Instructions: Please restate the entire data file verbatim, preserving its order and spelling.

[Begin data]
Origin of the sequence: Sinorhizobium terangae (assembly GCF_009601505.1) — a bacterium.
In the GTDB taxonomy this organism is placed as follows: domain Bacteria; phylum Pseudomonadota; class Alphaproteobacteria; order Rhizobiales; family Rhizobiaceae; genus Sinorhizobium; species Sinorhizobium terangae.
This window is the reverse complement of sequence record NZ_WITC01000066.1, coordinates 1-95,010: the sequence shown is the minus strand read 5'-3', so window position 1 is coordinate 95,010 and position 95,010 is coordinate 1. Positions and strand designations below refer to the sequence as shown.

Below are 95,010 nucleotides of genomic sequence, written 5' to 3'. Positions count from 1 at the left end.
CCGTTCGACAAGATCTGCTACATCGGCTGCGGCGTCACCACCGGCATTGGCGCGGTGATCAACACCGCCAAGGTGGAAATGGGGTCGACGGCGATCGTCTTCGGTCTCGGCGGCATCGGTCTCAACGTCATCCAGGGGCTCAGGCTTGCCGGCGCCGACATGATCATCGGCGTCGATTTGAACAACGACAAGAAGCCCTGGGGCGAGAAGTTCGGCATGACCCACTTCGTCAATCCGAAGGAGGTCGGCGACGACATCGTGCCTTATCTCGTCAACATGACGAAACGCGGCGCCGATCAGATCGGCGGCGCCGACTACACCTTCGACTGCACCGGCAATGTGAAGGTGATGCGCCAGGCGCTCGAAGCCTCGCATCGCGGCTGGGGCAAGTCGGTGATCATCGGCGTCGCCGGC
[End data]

Origin of the sequence: Sinorhizobium terangae (assembly GCF_009601505.1) — a bacterium.
In the GTDB taxonomy this organism is placed as follows: domain Bacteria; phylum Pseudomonadota; class Alphaproteobacteria; order Rhizobiales; family Rhizobiaceae; genus Sinorhizobium; species Sinorhizobium terangae.
This window is the reverse complement of sequence record NZ_WITC01000066.1, coordinates 1-95,010: the sequence shown is the minus strand read 5'-3', so window position 1 is coordinate 95,010 and position 95,010 is coordinate 1. Positions and strand designations below refer to the sequence as shown.

Below are 95,010 nucleotides of genomic sequence, written 5' to 3'. Positions count from 1 at the left end.
CCGTTCGACAAGATCTGCTACATCGGCTGCGGCGTCACCACCGGCATTGGCGCGGTGATCAACACCGCCAAGGTGGAAATGGGGTCGACGGCGATCGTCTTCGGTCTCGGCGGCATCGGTCTCAACGTCATCCAGGGGCTCAGGCTTGCCGGCGCCGACATGATCATCGGCGTCGATTTGAACAACGACAAGAAGCCCTGGGGCGAGAAGTTCGGCATGACCCACTTCGTCAATCCGAAGGAGGTCGGCGACGACATCGTGCCTTATCTCGTCAACATGACGAAACGCGGCGCCGATCAGATCGGCGGCGCCGACTACACCTTCGACTGCACCGGCAATGTGAAGGTGATGCGCCAGGCGCTCGAAGCCTCGCATCGCGGCTGGGGCAAGTCGGTGATCATCGGCGTCGCCGGC